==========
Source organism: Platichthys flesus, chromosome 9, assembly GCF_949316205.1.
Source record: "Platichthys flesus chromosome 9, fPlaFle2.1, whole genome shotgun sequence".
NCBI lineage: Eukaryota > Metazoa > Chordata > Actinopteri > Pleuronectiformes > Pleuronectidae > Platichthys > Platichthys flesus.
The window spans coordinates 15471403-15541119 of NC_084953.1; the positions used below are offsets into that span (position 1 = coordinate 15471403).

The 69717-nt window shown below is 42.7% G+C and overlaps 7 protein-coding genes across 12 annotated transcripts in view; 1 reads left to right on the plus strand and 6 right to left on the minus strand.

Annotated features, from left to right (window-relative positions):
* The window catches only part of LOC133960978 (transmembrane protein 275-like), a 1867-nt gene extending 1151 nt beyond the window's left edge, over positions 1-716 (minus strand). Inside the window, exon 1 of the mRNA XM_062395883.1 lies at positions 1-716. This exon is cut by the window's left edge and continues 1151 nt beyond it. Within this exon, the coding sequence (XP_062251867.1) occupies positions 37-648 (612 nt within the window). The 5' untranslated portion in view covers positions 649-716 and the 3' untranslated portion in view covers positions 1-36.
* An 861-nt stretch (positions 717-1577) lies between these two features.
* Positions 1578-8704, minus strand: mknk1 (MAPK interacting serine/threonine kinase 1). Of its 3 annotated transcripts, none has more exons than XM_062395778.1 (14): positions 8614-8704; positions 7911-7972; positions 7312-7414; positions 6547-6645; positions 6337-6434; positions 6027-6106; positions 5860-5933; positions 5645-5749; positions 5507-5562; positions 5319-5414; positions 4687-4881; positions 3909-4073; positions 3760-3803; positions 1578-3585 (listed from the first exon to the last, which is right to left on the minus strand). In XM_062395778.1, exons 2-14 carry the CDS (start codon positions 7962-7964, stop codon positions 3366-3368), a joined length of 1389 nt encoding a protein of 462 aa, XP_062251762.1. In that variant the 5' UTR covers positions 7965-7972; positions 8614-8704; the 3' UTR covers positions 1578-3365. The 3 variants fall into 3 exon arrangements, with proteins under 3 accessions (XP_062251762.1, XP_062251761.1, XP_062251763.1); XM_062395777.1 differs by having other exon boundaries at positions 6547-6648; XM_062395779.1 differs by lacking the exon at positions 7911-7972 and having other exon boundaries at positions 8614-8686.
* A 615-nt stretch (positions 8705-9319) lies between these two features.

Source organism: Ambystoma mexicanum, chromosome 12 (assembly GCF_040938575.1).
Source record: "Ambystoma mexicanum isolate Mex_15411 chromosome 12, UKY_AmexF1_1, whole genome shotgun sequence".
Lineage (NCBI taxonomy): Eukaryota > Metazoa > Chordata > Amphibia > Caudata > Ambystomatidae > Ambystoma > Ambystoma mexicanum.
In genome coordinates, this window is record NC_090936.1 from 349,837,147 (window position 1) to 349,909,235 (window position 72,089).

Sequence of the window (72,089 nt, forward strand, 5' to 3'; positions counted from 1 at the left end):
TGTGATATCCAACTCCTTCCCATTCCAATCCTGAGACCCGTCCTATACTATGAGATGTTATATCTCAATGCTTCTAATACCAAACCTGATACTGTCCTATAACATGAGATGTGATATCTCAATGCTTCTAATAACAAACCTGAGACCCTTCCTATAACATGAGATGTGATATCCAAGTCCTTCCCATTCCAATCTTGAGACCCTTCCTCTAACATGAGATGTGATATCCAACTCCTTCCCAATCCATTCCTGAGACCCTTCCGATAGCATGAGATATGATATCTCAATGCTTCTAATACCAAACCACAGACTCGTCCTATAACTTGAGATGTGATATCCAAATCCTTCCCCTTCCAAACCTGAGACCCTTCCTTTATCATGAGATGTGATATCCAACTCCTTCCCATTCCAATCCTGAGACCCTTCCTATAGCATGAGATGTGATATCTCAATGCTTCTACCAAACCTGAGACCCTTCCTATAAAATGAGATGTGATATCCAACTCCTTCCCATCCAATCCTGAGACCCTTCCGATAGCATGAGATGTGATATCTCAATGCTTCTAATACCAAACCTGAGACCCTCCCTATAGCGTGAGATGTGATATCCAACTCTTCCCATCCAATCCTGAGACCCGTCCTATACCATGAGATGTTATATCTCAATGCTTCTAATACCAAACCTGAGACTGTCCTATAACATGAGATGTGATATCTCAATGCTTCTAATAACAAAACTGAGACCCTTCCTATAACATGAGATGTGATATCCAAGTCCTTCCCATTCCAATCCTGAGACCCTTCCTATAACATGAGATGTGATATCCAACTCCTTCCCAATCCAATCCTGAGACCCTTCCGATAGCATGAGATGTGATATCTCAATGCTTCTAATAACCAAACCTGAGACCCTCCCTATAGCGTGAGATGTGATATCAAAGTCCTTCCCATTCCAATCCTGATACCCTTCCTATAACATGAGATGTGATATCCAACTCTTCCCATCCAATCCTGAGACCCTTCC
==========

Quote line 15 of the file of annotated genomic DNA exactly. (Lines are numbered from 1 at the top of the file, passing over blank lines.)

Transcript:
Sequence of the window (72,089 nt, forward strand, 5' to 3'; positions counted from 1 at the left end):